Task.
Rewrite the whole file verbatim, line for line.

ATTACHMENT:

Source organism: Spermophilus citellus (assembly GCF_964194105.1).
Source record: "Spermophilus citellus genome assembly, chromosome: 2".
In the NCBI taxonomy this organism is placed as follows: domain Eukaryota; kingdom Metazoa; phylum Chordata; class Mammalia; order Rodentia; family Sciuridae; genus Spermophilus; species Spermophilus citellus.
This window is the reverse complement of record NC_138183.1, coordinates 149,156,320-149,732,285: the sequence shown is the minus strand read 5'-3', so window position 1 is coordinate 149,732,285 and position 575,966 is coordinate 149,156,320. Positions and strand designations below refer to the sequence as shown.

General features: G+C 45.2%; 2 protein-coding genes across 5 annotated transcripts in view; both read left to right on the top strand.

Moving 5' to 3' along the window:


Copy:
Source organism: Spermophilus citellus (assembly GCF_964194105.1).
Source record: "Spermophilus citellus genome assembly, chromosome: 2".
In the NCBI taxonomy this organism is placed as follows: domain Eukaryota; kingdom Metazoa; phylum Chordata; class Mammalia; order Rodentia; family Sciuridae; genus Spermophilus; species Spermophilus citellus.
This window is the reverse complement of record NC_138183.1, coordinates 149,156,320-149,732,285: the sequence shown is the minus strand read 5'-3', so window position 1 is coordinate 149,732,285 and position 575,966 is coordinate 149,156,320. Positions and strand designations below refer to the sequence as shown.

General features: G+C 45.2%; 2 protein-coding genes across 5 annotated transcripts in view; both read left to right on the top strand.

Moving 5' to 3' along the window: